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Run Your App in the iOS Simulator

When you run your app, Xcode installs it on the iOS Simulator (or on a real device if you specified a device as the active SDK) and launches it. Using the Hardware menu and your keyboard and mouse, the Simulator mimics most of what a user can do on a real device, albeit with some limitations.

At first, the iPad Simulator looks like any iPad model would. If you were to click the Home button at the bottom center of the Simulator window once, you’d quit your app. The app would then appear on the Home screen with a standard blank icon. Click the blank icon once to launch the app again.

Interacting with your simulated hardware

Any simulator worth its salt has to be able to duplicate the actions you’d expect from a real device. The Xcode Simulator — no surprise here — can mimic a wide range of activities, all accessed from the Simulator Hardware menu. The Hardware menu items allow you to control various simulator behaviors, including:

  • Choose a device. Switch the simulated device to an iPad, any model iPhone, or the Retina display found on iPhone 4, iPhone 4S, and fourth-generation iPod touch models.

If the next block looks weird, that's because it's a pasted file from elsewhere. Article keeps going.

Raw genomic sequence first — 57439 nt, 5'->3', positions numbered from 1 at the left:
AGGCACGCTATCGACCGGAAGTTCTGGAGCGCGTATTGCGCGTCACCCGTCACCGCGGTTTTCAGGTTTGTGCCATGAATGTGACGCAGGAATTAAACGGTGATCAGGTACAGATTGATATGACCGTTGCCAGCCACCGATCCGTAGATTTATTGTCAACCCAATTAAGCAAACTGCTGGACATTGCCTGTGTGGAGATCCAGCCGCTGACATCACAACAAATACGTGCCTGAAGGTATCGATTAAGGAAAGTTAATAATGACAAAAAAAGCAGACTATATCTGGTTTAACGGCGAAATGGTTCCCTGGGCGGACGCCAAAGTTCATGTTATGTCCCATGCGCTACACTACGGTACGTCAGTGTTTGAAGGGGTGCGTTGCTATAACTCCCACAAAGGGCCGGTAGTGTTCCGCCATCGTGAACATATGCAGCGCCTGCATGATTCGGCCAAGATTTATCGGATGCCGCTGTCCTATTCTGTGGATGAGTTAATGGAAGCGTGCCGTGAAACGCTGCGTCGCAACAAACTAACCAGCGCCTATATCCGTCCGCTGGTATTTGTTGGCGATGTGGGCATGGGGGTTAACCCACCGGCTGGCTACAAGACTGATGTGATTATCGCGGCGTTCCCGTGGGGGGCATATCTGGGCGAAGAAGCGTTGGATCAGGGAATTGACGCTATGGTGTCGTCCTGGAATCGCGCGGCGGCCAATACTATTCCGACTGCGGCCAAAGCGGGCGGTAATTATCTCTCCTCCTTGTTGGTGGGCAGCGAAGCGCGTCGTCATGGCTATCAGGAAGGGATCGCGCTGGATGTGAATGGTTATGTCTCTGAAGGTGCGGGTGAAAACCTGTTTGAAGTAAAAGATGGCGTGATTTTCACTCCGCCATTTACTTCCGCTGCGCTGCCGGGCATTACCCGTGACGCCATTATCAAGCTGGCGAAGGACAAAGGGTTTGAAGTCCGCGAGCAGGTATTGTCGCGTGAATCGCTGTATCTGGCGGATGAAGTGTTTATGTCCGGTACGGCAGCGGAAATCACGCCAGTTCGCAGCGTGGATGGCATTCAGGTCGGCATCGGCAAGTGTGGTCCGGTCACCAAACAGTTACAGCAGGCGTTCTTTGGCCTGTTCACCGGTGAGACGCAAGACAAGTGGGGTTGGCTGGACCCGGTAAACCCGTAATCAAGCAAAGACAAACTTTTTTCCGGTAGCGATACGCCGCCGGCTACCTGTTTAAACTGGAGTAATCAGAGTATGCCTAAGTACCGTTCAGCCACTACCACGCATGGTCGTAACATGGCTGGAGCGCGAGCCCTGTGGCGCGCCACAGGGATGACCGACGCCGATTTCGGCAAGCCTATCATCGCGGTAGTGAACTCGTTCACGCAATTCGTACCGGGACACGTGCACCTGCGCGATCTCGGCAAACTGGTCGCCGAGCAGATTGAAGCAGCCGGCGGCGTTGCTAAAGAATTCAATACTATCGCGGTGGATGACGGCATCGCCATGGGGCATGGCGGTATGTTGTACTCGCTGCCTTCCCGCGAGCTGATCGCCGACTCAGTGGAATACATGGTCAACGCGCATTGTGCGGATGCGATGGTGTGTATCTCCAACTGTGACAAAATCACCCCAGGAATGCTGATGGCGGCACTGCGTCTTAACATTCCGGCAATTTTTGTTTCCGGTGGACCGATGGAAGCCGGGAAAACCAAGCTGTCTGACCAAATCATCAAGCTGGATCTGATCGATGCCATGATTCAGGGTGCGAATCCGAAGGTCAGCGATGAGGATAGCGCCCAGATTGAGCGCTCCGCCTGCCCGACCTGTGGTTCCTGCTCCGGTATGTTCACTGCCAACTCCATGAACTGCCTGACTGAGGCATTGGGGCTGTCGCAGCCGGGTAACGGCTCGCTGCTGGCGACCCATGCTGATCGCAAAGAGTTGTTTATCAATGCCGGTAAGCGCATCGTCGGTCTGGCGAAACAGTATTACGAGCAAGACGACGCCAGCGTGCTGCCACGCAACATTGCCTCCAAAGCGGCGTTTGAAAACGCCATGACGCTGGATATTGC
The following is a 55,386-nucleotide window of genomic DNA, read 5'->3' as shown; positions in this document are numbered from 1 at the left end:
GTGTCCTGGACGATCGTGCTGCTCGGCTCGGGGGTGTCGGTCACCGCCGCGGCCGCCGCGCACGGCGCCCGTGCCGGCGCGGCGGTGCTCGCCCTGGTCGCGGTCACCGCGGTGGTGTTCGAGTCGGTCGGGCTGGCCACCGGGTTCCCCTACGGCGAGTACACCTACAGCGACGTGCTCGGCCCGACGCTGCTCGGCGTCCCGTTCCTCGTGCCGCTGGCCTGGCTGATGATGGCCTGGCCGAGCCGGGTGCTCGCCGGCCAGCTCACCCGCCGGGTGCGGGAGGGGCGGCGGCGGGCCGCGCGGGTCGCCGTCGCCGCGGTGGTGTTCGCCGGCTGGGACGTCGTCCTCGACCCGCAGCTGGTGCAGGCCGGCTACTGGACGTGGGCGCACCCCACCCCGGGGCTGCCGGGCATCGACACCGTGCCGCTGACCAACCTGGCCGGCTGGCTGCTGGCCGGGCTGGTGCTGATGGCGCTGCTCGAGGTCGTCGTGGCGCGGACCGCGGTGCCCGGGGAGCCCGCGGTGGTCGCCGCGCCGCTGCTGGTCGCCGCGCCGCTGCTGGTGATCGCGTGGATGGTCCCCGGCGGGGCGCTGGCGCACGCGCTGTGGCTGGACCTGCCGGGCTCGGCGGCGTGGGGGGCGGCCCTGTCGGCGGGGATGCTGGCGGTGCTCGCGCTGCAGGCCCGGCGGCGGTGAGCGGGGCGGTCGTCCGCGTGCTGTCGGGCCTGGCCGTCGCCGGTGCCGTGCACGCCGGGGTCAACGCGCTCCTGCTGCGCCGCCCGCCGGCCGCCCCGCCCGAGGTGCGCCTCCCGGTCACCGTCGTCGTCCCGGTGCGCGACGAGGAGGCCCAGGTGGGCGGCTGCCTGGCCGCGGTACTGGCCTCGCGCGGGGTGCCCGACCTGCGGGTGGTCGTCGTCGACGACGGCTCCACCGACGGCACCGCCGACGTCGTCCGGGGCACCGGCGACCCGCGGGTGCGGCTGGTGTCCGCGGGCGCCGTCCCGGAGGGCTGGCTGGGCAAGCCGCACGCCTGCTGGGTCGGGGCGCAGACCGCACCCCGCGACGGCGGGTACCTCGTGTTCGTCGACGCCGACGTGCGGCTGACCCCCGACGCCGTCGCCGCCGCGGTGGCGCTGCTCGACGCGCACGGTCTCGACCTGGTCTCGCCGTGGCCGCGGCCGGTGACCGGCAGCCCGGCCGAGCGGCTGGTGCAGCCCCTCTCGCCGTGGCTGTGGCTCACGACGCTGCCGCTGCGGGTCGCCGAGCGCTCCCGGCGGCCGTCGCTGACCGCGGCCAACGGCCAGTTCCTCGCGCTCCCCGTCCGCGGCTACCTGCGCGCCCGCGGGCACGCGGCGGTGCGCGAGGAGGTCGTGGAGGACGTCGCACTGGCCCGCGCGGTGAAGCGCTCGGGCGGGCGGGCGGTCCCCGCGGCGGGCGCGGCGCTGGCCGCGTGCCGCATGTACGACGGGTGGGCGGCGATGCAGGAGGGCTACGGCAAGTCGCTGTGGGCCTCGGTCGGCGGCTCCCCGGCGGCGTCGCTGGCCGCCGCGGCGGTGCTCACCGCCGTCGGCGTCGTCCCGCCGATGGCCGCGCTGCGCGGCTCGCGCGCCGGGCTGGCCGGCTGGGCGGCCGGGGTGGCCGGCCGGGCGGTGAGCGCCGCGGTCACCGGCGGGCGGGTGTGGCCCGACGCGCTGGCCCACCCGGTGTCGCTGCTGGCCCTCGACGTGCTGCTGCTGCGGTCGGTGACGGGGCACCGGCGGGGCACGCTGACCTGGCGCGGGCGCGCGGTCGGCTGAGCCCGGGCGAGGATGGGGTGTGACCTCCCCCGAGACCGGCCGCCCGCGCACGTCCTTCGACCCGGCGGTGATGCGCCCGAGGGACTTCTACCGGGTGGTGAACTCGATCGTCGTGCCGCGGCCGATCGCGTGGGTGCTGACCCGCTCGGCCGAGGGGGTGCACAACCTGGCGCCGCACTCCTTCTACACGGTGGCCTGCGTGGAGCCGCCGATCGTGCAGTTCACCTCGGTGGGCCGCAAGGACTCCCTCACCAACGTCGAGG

• Choose a version. Switch to a different version of iOS.

  • Rotate left. Choosing Hardware→Rotate Left rotates the Simulator to the left. If the Simulator is in Portrait view, it changes to Landscape view; if the Simulator is already in Landscape view, it changes to Portrait view.

  • Rotate right. Choosing Hardware→Rotate Right rotates the Simulator to the right. Again, if the Simulator is in Portrait view, it changes to Landscape view; if the Simulator is already in Landscape view, it changes to Portrait view.

  • Use a shake gesture. Choosing Hardware→Shake Gesture simulates shaking the device.

  • Go to the Home screen. Choosing Hardware→Home does the expected — you go to the Home screen.

  • Lock the Simulator (device). Choosing Hardware→Lock locks the Simulator, which then displays the Lock screen.

  • Send the running app low-memory warnings. Choosing Hardware→Simulate Memory Warning fakes out your app by sending it a (fake) low-memory warning.

  • Simulate the hardware keyboard. Choose Hardware→Simulate Hardware Keyboard to check out how your app functions when the device is connected to an optional physical keyboard dock or paired with a Bluetooth keyboard.

  • Choose an external display. To bring up another window that acts like an external display attached to the device, choose Hardware→TV Out and then choose 640 x 480, 1024 x 768, 1280 x 720 (720p), or 1920 x 1080 (1080p) for the window’s display resolution. Choose Hardware→TV Ou@→Disabled to close the external display window.

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